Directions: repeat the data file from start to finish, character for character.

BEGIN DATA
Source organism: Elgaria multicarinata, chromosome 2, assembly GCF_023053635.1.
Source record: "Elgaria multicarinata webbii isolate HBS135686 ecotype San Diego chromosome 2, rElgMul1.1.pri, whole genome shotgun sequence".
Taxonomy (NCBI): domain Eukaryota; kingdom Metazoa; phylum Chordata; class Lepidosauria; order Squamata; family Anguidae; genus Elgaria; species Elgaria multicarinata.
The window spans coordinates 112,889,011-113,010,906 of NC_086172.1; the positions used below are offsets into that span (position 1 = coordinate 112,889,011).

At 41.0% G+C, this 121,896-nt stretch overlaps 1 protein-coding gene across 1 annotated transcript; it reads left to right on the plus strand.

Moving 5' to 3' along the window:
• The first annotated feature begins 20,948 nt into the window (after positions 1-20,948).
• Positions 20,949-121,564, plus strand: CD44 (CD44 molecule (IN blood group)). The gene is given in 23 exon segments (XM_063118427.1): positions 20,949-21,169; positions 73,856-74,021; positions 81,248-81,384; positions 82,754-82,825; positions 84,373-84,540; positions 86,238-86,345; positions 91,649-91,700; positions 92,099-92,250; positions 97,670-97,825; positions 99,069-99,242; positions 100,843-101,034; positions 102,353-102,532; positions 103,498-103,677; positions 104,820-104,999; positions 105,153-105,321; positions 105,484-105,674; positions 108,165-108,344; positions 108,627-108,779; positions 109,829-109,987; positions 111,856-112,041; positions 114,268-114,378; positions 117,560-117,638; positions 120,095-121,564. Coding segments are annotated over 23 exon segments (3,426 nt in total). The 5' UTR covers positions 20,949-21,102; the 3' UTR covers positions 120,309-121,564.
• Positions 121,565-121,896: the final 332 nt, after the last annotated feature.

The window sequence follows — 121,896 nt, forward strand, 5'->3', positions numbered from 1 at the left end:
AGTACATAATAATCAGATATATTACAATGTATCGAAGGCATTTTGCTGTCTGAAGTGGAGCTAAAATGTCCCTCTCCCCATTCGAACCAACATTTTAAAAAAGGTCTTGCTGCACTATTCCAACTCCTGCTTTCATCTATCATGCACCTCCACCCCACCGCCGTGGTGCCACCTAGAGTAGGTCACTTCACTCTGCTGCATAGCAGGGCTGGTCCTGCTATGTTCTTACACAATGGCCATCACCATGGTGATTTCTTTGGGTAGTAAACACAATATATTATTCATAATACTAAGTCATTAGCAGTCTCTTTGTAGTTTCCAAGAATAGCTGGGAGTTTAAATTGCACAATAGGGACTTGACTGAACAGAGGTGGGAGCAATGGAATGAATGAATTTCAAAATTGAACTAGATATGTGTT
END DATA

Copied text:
Source organism: Elgaria multicarinata, chromosome 2, assembly GCF_023053635.1.
Source record: "Elgaria multicarinata webbii isolate HBS135686 ecotype San Diego chromosome 2, rElgMul1.1.pri, whole genome shotgun sequence".
Taxonomy (NCBI): domain Eukaryota; kingdom Metazoa; phylum Chordata; class Lepidosauria; order Squamata; family Anguidae; genus Elgaria; species Elgaria multicarinata.
The window spans coordinates 112,889,011-113,010,906 of NC_086172.1; the positions used below are offsets into that span (position 1 = coordinate 112,889,011).

At 41.0% G+C, this 121,896-nt stretch overlaps 1 protein-coding gene across 1 annotated transcript; it reads left to right on the plus strand.

Moving 5' to 3' along the window:
• The first annotated feature begins 20,948 nt into the window (after positions 1-20,948).
• Positions 20,949-121,564, plus strand: CD44 (CD44 molecule (IN blood group)). The gene is given in 23 exon segments (XM_063118427.1): positions 20,949-21,169; positions 73,856-74,021; positions 81,248-81,384; positions 82,754-82,825; positions 84,373-84,540; positions 86,238-86,345; positions 91,649-91,700; positions 92,099-92,250; positions 97,670-97,825; positions 99,069-99,242; positions 100,843-101,034; positions 102,353-102,532; positions 103,498-103,677; positions 104,820-104,999; positions 105,153-105,321; positions 105,484-105,674; positions 108,165-108,344; positions 108,627-108,779; positions 109,829-109,987; positions 111,856-112,041; positions 114,268-114,378; positions 117,560-117,638; positions 120,095-121,564. Coding segments are annotated over 23 exon segments (3,426 nt in total). The 5' UTR covers positions 20,949-21,102; the 3' UTR covers positions 120,309-121,564.
• Positions 121,565-121,896: the final 332 nt, after the last annotated feature.

The window sequence follows — 121,896 nt, forward strand, 5'->3', positions numbered from 1 at the left end:
AGTACATAATAATCAGATATATTACAATGTATCGAAGGCATTTTGCTGTCTGAAGTGGAGCTAAAATGTCCCTCTCCCCATTCGAACCAACATTTTAAAAAAGGTCTTGCTGCACTATTCCAACTCCTGCTTTCATCTATCATGCACCTCCACCCCACCGCCGTGGTGCCACCTAGAGTAGGTCACTTCACTCTGCTGCATAGCAGGGCTGGTCCTGCTATGTTCTTACACAATGGCCATCACCATGGTGATTTCTTTGGGTAGTAAACACAATATATTATTCATAATACTAAGTCATTAGCAGTCTCTTTGTAGTTTCCAAGAATAGCTGGGAGTTTAAATTGCACAATAGGGACTTGACTGAACAGAGGTGGGAGCAATGGAATGAATGAATTTCAAAATTGAACTAGATATGTGTT